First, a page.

“The more conversational you can get, even in emails and automation, the better”
With automation, your cadence might be kind of the same. Frankly, you can replace different bullet points or value props, but how do you get your email to resonate with them? So, you can personalize based off a category. Now, you can personalize your customer support people email versus your sales people email. But, you don’t need to do that; you could get by with personalizing just the category level. I really think it’s about better personalization and reading out loud – the most basic things. Most emails are way too long. And you have to think about the buyer persona.
Dustin: Continuing on the topic of balance, at Mailshake you offer customers the ability to request a manual review of their email campaigns. Can you walk us through the decision to offer this service?
Sujan: When we dug into all of our customers, we found most people have the best success with our campaigns that we talked about earlier: five sentences or less, short subject lines, question marks, short emails. So I dug in a little deeper on a random weekend. I wanted to know why people were churning. I was just digging into every part of the number I could.
Now, it looks like more than half of people churn because of lack of success using the platform. They weren’t successful with their outbound emails. We had to solve that, and it’s something we could do. Then, I dug into more qualitative questions and asked customers about where they’re struggling. We’d been creating lots and lots of books, videos, webinars – and we’d been getting a lot of good engagement.
People were reading the content and joining the webinar. It was getting out there. But still we had that problem. It came down to the theory versus the practice, and that’s where it fell apart. It turns out our customers are not professional copywriters. It turns out that when you give them a theory or example on a different industry, and then they go on a blank canvas and they try to create this Mona Lisa, it doesn’t happen.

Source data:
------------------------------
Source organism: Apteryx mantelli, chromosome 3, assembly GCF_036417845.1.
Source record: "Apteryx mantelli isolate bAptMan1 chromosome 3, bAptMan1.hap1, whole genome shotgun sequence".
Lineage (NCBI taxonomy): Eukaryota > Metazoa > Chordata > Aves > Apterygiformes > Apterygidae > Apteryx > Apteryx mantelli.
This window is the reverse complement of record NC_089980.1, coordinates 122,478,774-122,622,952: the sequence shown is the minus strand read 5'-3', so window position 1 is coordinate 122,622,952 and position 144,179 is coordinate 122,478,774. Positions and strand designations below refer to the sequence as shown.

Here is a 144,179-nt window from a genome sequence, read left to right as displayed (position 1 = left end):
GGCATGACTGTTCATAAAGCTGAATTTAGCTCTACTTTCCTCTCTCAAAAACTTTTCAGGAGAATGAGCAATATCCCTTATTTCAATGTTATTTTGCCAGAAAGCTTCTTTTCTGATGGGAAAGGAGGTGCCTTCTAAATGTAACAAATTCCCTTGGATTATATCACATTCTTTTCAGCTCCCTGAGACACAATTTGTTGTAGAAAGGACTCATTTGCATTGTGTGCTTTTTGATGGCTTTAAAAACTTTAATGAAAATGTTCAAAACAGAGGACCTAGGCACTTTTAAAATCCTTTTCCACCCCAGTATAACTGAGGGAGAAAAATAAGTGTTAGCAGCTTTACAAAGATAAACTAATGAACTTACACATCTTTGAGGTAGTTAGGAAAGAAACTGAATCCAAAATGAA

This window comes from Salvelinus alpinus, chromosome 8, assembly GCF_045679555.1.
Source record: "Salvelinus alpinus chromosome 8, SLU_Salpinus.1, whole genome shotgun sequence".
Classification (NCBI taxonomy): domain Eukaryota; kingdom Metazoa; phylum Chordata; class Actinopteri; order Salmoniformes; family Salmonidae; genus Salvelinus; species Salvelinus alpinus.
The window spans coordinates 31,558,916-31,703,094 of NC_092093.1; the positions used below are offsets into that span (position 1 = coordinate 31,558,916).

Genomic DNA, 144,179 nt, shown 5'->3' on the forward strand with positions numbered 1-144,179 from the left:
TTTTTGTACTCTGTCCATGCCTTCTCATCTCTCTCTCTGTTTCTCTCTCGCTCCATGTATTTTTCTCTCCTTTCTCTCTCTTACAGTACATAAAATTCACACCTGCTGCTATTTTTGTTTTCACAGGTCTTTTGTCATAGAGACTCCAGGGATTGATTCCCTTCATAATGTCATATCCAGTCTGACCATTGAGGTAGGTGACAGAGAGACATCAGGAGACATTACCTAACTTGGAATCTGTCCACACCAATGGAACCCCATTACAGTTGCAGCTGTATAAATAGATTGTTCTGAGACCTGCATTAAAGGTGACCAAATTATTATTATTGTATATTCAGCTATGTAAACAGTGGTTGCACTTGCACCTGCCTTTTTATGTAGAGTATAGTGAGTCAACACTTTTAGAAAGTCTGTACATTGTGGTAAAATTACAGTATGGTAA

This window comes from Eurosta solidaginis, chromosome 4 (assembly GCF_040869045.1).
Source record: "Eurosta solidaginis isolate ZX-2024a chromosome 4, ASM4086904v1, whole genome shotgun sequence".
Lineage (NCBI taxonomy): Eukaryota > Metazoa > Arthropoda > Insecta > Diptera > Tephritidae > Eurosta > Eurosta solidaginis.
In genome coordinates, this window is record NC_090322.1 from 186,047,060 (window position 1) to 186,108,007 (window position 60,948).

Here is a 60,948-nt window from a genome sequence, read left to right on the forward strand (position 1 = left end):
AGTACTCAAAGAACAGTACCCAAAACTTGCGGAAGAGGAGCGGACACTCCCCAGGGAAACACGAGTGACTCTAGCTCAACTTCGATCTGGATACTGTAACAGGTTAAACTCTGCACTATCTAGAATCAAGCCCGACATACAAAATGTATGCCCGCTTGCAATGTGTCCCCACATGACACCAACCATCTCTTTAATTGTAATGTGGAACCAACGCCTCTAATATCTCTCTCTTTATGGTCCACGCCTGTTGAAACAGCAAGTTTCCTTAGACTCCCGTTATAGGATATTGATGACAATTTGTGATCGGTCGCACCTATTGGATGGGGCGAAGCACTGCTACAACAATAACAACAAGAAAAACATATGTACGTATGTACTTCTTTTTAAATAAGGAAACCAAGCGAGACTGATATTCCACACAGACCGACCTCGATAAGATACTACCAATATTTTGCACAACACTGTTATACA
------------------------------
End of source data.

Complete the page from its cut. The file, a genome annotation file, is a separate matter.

We thought: let’s just tell them what they’re doing wrong, specifically. So I just talked to customers with the poorest results (let’s say single digits on open rates). I just emailed everybody and said, “Hey, if you need help, I’m doing a webinar.” I did one too many and realized it didn’t work because not everybody got value out of every minute of it. So, I did one to one. But it was really tough because frankly, we have customers in all different time zones, and it took me 15 to 20 minutes to prep for each, so I couldn’t do a live call because I needed to actually look at their stuff. Long story short, after about 600 reviews, I found out I was saying the same 10 or 20 things all the time.
I was like, “Oh my God, I can’t take this anymore.” So, I created these canned responses. And then, I talked to my co-founder to see if there was a way we could do these on the fly. So we created this mini AI, if you want to call it that. It’s an email analyzer that evaluates if the email copy is too long or the sentences are too complicated. If your email has three or more paragraphs, people just don’t read it. If you’re on a mobile phone and have to scroll, it doesn’t work.
There were about 20 things, but it keeps learning and getting better, which solved our problem because it was happening on the fly. Then we offered the campaign review to the people who still needed help on top of that. Again, it was really to help our customers be more successful with the platform. And it was also a not-so-secret ploy for us, because you don’t always know what your customers are using your platform for. I can guess based off the email they send, but I want to get a gauge of what they’re saying, what they’re doing, and how they’re feeling.
The future of automation
Dustin: How do you see the automation space evolving?
Sujan: I think it’s all evolving into ultimately more instant “Uber-ization.” You don’t wait for more than three or four minutes for an Uber. After five you’re like “I want to cancel.”
I think it’s all about getting the customer’s needs satisfied quickly. Facebook Messenger and e-commerce companies are even pulling off a lot of great chatbot-related things. I think it’s all going to people just getting what they want fast. It’s like, “I just want my problem to solved; how do I get this thing solved now?” Regardless of whether it’s a person or a bot or an email or whatever.
Dustin: Finally, where can listeners go to get some more of your advice?
Dustin: Sujan, it’s really been great talking to you. I look forward to the progression of Mailshake, and I really do look forward to our future conversations.